Published July 13th, 2020
by Ram Kulesh Thakur
Being in a very close contact with the Western countries for more than two centuries, it is natural for one to find ‘East meets West’ issues in Indian English Literature. Themes such as adoption into a new culture and formation of identity separated from their familiar background which includes religion, food, and clothes etc echo in the writing of immigrant authors.
The works of contemporary women short story writers such as Jhumpa Lahiri, Chitra Banerjee Divakaruni, Bharati Mukherjee and Kiran Desai presents the gamut of Indian immigrant experiences. Their work is filled with cultural issues which arise out of their own experiences and observations abroad. They all express the feelings of double segregation (both from their homeland and the land where they currently reside on), alienation and nostalgia, which an immigrant reader too can identify with.
In their writing, women and women’s predicament throughout, both in India and abroad remain prominent. They articulate in their writing the deepest fear and trauma faced by women, and show them emerge, in many cases, stronger and self-reliant women. This theme resonates the common discrimination meted out to women in other cultures also. No matter where women are, either in their own culture or without, subjugation and gender discrimination haunt them.
Like the heroines of her stories, Chitra Banerjee Divakaruni has come a long way, both figuratively and literally. A theme that runs through her acclaimed collection of stories about Indian immigrant women dealing with cultural conflict is that there is no such thing as perfect life. Although literary success came to Divakaruni early and quick in her life, it took years of study and struggle. After immigrating to America at the age of 19, Divakaruni, like her women protagonists, too had to struggle against racism, against cultural differences and against insider-outsider syndrome.
It happened in 1976, when she was only 19, walking down a Chicago street with some relatives she was appalled when a few white teenagers yelled “nigger” and hurled slush at her. The incident, deeply shaming, was never discussed, but it stayed and played in her mind and acted as the spur to kick-start her writing. And then one evening, years later, her five-year old son Abhay returned from school and tried to wash the “dirt” colour off his skin. These two incidents had a huge impact on her mind and her writing.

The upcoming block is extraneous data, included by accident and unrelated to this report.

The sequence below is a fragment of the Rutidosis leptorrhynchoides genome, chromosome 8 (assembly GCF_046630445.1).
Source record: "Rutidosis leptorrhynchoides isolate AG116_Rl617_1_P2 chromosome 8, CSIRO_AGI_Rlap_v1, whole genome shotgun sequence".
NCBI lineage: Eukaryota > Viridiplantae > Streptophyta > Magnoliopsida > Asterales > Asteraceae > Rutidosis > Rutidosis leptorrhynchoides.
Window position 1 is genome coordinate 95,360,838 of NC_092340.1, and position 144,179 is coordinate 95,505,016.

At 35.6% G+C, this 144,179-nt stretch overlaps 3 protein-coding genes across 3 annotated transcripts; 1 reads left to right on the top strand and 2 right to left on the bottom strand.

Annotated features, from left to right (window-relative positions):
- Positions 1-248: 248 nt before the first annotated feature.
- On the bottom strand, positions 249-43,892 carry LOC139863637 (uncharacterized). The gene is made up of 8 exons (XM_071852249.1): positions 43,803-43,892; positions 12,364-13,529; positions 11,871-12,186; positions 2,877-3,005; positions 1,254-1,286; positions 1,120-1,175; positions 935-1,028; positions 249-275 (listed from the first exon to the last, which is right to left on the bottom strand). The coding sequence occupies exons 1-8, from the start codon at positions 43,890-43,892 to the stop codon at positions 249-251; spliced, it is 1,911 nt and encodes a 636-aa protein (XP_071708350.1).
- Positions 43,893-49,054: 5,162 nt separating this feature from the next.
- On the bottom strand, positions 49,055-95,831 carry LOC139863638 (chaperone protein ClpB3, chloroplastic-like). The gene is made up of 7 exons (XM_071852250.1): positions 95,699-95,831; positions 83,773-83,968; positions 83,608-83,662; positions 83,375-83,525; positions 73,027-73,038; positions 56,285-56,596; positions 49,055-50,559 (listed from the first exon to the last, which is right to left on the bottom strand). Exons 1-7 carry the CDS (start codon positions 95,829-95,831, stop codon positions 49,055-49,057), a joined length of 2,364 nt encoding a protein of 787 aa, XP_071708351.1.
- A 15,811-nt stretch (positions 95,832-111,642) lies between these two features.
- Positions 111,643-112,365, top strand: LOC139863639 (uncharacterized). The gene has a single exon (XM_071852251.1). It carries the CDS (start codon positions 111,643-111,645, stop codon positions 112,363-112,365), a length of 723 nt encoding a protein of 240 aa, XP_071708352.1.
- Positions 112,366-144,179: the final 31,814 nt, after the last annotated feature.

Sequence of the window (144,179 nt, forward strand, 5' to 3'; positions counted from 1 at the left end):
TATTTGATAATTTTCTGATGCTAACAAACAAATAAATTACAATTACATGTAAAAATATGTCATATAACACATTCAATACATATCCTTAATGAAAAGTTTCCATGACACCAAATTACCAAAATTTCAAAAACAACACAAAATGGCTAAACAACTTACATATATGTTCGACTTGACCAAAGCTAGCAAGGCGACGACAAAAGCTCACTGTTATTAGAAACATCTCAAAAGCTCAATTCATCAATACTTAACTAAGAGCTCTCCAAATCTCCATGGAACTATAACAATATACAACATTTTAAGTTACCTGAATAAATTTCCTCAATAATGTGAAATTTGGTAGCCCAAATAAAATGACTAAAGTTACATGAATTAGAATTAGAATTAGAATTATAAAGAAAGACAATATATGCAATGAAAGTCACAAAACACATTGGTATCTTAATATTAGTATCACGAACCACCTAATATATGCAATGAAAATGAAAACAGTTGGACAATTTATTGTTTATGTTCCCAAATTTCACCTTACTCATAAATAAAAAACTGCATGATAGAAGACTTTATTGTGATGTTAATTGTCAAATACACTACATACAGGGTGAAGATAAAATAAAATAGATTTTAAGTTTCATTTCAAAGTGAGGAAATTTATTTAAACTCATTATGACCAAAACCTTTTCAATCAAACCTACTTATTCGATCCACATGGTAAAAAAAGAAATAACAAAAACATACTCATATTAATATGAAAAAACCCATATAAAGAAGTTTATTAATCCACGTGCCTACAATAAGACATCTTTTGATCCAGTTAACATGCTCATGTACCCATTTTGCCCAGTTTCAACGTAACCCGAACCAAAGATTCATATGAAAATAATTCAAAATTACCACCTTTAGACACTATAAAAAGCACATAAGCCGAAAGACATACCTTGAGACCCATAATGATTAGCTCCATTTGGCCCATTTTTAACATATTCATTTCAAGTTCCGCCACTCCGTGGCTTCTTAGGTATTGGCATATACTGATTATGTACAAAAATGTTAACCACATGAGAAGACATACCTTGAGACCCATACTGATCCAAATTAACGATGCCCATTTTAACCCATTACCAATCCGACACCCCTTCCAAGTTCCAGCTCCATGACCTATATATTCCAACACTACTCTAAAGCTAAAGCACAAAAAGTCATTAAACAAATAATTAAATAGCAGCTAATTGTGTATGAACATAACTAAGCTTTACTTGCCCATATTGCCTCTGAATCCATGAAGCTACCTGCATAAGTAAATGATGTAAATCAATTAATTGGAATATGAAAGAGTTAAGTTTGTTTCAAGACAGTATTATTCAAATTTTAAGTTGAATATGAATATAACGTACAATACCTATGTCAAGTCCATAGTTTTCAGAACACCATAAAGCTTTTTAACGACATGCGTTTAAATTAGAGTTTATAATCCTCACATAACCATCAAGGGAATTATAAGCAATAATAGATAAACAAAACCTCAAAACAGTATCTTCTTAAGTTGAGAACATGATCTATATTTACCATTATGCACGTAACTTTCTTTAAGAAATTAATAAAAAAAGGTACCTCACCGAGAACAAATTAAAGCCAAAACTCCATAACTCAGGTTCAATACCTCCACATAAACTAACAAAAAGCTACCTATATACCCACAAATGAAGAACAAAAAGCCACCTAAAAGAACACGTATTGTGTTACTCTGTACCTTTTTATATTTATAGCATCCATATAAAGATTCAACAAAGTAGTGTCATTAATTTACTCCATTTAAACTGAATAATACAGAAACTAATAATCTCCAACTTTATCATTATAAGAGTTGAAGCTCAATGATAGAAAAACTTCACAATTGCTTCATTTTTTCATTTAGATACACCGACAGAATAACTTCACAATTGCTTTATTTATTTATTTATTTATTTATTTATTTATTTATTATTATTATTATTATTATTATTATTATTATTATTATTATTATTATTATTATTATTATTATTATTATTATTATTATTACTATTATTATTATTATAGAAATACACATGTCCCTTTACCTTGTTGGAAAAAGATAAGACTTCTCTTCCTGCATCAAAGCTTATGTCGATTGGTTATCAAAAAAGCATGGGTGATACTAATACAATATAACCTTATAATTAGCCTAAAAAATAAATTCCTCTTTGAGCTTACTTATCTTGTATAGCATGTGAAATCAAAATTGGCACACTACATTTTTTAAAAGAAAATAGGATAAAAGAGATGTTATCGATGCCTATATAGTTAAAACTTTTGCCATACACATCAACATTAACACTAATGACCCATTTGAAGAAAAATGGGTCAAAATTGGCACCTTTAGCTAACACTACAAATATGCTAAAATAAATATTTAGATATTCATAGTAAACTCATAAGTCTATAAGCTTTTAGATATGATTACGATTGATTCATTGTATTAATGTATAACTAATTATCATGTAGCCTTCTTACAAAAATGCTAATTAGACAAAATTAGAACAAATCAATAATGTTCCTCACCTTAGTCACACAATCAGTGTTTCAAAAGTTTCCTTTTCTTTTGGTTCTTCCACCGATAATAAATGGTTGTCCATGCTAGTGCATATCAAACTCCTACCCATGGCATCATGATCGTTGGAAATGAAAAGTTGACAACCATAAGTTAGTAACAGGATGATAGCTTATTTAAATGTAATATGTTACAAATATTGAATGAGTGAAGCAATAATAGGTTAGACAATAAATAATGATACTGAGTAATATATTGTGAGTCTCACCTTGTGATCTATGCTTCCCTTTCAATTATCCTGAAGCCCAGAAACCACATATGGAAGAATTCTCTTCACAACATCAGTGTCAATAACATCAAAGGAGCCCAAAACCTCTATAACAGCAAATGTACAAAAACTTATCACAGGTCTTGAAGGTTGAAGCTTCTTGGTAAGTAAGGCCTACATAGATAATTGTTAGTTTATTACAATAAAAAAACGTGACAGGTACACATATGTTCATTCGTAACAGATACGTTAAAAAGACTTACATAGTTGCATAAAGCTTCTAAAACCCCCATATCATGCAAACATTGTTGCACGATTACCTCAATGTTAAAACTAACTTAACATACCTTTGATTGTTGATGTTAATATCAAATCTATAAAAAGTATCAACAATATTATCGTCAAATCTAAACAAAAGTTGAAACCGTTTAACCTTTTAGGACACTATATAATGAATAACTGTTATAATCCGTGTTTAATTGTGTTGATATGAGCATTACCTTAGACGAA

Her focus is on the lives of immigrant women struggling with cultural shackles, and on the theme of immigrant conflict, that is, acquired values versus the adopted ones. The duality of immigration, that is, the pain of leaving the homeland as well as the excitement of being in a new place, gives voice to the inner conflict that her characters face.
In both of her works Arranged Marriage and The Unknown Errors of Our Lives, an entirely opposite polarity of experiences of the lead female characters have been depicted. Arranged Marriage focuses on the first generation of immigrant women caught between two worlds. The characters, both liberated and trapped by cultural changes, struggle to carve out an identity of their own. For the women, who have immigrated to an entirely different country, the possibility of change is terrifying as well as filled with hopes and promises to which they look forward to; whereas in the second collection The Unknown Errors of Lives, however, the story of diaspora continues but with a different angle.